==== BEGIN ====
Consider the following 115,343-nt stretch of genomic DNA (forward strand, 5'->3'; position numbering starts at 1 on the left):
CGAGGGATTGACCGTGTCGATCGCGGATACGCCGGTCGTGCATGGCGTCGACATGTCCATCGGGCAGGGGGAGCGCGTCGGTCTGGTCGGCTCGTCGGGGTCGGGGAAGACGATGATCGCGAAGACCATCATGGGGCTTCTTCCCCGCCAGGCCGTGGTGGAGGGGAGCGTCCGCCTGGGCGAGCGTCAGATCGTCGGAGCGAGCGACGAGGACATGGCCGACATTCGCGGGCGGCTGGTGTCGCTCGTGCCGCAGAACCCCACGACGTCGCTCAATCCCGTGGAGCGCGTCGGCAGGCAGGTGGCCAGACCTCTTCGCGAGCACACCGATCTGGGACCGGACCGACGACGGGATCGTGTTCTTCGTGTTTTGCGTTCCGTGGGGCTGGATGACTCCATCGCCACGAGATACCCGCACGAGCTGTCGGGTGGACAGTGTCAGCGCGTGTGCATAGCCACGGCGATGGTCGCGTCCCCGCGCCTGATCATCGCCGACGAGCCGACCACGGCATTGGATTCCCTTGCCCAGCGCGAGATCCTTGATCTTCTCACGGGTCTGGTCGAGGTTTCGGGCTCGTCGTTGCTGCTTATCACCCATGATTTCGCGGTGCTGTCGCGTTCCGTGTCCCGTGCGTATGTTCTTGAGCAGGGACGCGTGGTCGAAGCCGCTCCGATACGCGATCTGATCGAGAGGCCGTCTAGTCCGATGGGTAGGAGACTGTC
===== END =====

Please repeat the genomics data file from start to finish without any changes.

Consider the following 115,343-nt stretch of genomic DNA (forward strand, 5'->3'; position numbering starts at 1 on the left):
CGAGGGATTGACCGTGTCGATCGCGGATACGCCGGTCGTGCATGGCGTCGACATGTCCATCGGGCAGGGGGAGCGCGTCGGTCTGGTCGGCTCGTCGGGGTCGGGGAAGACGATGATCGCGAAGACCATCATGGGGCTTCTTCCCCGCCAGGCCGTGGTGGAGGGGAGCGTCCGCCTGGGCGAGCGTCAGATCGTCGGAGCGAGCGACGAGGACATGGCCGACATTCGCGGGCGGCTGGTGTCGCTCGTGCCGCAGAACCCCACGACGTCGCTCAATCCCGTGGAGCGCGTCGGCAGGCAGGTGGCCAGACCTCTTCGCGAGCACACCGATCTGGGACCGGACCGACGACGGGATCGTGTTCTTCGTGTTTTGCGTTCCGTGGGGCTGGATGACTCCATCGCCACGAGATACCCGCACGAGCTGTCGGGTGGACAGTGTCAGCGCGTGTGCATAGCCACGGCGATGGTCGCGTCCCCGCGCCTGATCATCGCCGACGAGCCGACCACGGCATTGGATTCCCTTGCCCAGCGCGAGATCCTTGATCTTCTCACGGGTCTGGTCGAGGTTTCGGGCTCGTCGTTGCTGCTTATCACCCATGATTTCGCGGTGCTGTCGCGTTCCGTGTCCCGTGCGTATGTTCTTGAGCAGGGACGCGTGGTCGAAGCCGCTCCGATACGCGATCTGATCGAGAGGCCGTCTAGTCCGATGGGTAGGAGACTGTC